Thursday, February 4 will be World Cancer Day. World Cancer Day is an initiative of the Union for International Cancer Control (UICC).
The UICC) works to unite the cancer community to reduce the global cancer burden, to promote greater equity, and to integrate cancer control into the world health and development agenda.
It is the largest cancer fighting organisation, with over 900 member organisations across 155 countries. For the period 2016-2018 the UICC campaign on cancer is being run under the theme “We can, I can”. This is to extend the reach and impact of cancer control.
The World Cancer Day 2016-2018 will explore how, everyone, as a collective or as individuals, can do their part to reduce the global burden of cancer. Cancer affects everyone in different ways.
If your close family relation is affected it may mean a loss of vital source of income. It may mean sudden loss of parental guidance.
It may mean the incapacitation for a very long period of time. This will require long period of care and support.
There may be long periods of pain and suffering by the affected. The impact itself on family members could be catastrophic. You only need to witness one going through the terminal stages of cancer (breast, cervical, stomach, etc).
There can be so much pain and suffering that sometimes family quietly pray for it all to end. World Cancer Day is, therefore, a chance to reflect on what you can do, make a pledge and take action.
As a member of the Cancer Society of Ghana, we run several cancer screening programmes on a yearly basis. We are very much aware of the challenges people face even after being screened and required to take certain steps to protect themselves against cancer.
The Cancer Society of Ghana (CSG) is guided by the priority cancers, as spelt out in the National Cancer Control Strategy (2011-2015) which are breast cancer , cervical cancer, prostate cancer, head and neck cancer, haematopoietic cancers, gastrointestinal cancers (including liver cancer), and childhood cancers. Collaborators of the CSG include other NGOs such as PledgePink, Robert Mitchell Memorial Foundation (ROMMEF), Reach for Recovery, Leukaemia Foundation, and the Breasted One Foundation.
The UICC 2016 World Cancer Day campaign targets these four specific areas: work together for increased impact; mobilise networks to drive progress; improve access to cancer care; and challenge perceptions. Collaborations with ROMMEF and Leukaemia Foundation will facilitate a greater impact on programmes against childhood cancers in the country.
Collaboration with Pledge Pink facilitated the acquisition of a mobile screening van for easy access to various communities within the country in our breast cancer screening programmes.
It enabled the CSG to share common platforms with Reach for Recovery and the Breasted One Foundation. I do know there are a host of others in the country, all working to assist in the control of cancers.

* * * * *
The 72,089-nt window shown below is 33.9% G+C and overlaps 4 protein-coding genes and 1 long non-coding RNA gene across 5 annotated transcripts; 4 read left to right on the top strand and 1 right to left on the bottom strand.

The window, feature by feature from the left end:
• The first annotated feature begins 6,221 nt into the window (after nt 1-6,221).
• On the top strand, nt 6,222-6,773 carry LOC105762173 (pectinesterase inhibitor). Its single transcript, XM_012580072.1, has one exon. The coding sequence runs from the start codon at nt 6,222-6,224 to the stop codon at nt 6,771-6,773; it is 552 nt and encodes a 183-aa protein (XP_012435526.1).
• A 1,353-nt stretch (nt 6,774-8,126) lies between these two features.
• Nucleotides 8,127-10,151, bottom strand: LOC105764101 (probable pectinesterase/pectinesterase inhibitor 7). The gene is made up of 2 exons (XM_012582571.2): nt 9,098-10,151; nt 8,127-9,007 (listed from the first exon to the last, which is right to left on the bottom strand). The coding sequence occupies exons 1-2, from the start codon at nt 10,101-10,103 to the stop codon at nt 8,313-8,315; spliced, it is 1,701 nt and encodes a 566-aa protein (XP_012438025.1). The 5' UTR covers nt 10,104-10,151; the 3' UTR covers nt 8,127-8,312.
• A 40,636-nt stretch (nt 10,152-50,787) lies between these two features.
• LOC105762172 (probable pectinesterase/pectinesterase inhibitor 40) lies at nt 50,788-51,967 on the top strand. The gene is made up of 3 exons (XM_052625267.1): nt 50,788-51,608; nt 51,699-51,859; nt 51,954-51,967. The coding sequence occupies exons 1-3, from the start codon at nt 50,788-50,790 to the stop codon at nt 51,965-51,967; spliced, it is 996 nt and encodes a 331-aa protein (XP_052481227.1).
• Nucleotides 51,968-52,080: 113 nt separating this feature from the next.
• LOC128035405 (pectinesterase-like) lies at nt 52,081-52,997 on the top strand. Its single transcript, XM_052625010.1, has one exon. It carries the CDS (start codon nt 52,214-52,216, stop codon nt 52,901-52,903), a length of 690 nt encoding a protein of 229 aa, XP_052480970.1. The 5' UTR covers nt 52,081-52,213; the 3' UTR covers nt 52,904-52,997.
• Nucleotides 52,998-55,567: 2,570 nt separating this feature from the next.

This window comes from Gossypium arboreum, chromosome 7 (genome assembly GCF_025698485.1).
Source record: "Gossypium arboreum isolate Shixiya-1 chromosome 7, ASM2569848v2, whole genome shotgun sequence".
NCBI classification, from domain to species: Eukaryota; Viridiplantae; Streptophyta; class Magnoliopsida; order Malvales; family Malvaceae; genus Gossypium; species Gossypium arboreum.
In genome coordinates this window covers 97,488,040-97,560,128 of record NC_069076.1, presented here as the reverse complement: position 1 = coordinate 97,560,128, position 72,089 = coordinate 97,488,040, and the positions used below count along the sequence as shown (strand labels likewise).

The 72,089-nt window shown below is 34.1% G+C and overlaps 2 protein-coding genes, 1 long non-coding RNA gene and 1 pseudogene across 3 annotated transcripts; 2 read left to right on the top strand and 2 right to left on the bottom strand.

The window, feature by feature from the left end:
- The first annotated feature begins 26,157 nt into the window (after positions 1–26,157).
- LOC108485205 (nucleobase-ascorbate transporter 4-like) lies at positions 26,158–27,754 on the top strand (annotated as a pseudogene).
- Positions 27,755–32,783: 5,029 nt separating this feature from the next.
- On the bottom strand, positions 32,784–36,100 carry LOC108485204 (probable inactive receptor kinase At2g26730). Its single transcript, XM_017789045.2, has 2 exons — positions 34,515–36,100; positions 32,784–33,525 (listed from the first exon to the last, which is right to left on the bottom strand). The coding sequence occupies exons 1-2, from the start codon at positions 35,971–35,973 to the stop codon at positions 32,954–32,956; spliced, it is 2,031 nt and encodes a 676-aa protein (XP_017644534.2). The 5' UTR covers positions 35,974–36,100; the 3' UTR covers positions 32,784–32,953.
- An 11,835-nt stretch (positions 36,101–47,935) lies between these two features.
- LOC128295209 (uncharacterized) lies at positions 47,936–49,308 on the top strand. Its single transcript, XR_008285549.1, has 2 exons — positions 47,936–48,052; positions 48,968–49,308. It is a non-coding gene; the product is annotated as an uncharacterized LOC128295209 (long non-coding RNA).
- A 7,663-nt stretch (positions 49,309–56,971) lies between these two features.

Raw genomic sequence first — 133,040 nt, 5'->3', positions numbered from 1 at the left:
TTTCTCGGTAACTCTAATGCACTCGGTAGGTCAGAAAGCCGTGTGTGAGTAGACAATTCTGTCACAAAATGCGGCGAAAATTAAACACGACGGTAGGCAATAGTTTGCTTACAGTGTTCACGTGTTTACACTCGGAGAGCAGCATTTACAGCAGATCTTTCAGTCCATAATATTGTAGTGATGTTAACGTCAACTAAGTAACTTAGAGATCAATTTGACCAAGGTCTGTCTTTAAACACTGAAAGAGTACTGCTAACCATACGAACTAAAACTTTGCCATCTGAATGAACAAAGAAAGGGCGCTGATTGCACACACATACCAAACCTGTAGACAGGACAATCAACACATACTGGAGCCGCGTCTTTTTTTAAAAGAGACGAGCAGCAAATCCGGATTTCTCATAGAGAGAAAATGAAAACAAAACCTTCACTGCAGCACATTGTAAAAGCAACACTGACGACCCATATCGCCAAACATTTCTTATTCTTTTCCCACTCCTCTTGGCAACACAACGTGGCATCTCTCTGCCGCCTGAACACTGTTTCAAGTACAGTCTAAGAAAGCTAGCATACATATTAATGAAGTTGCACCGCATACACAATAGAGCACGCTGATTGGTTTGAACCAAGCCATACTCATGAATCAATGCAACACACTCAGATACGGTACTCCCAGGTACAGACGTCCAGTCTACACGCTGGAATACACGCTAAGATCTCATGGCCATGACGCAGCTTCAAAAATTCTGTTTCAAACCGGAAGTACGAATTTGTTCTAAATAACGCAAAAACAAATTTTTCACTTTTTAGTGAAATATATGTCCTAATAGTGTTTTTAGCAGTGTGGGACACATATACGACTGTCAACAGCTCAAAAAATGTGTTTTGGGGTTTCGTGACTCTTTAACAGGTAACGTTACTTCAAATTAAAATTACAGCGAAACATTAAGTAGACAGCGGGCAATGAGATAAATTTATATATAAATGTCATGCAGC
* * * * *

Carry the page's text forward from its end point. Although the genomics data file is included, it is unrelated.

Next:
All these collaborators have their unique advocacy campaigns geared towards cancer prevention, which is one of the tenets of cancer control strategy.
There are many misconceptions on cancers in the country.
It is still a challenge but we will not relent. Misconceptions on cancers cut across various segments of society because of some strong belief systems.
You will, therefore, find a literate, highly trained (and educated) person who still refuses to go for further investigations and treatment because of very strong belief systems.
Sadly, such persons finally come back ready for these interventions when it is too late.
There have been calls to use persons already affected by cancer as support groups for other persons.
We would wish that we could have very high profile personalities to come out and share their experiences just to let others know that cancer is a non-communicable disease which can be managed in a number of cases.
A third of cancers are preventable.
Another third can be managed when seen early.
Persons falling within the remaining third can also be offered palliative care, at least, to make life more comfortable for them. Over the years, a major challenge has been to support persons who need further investigations and treatment after initial screening.
A number of these really lack the wherewithal, even though ready for the suggested interventions.
As we mark World Cancer Day, it is an area the CSG will seek to engage more partners in our campaign against cancer.
The UICC urges members to reflect on what they can do and make a pledge to take action to make a difference in the fight against cancer. Some have been beneficiaries of the CSG efforts to travel the extra mile in this regard.
They are back in school, at work making meaningful contributions to their families.
It makes you wonder about the several ifs……… The world health organisation estimates that, globally, more than 11 million people are diagnosed with cancer every year. Cancer causes 7 million deaths every year – or 12.5 per cent of the 58 million deaths worldwide – this being more than the combined total deaths from HIV/AIDS, TB and malaria.
By 2020, it is estimated that there will be 15 million cases of cancer annually, 70 per cent of which will occur in developing countries.
The GLOBOCAN estimates that 16,600 cases of cancer occur annually in Ghana, yielding an age-standardised rate of 109.5 cases per 100,000 persons (National Cancer Control Strategy 2011-2015).
It is also important to add that developing countries face a dauntingtask in addressing the growing cancer burden (Kerr et al. Challenges of Cancer Control in developing countries (2011), Lancet. These are clearly issues to continue to ‘chew’ on as we mark this year’s World Cancer Day.
The writer is the Chief Pharmacist, Cocoa Clinic
By Edward O. Amporful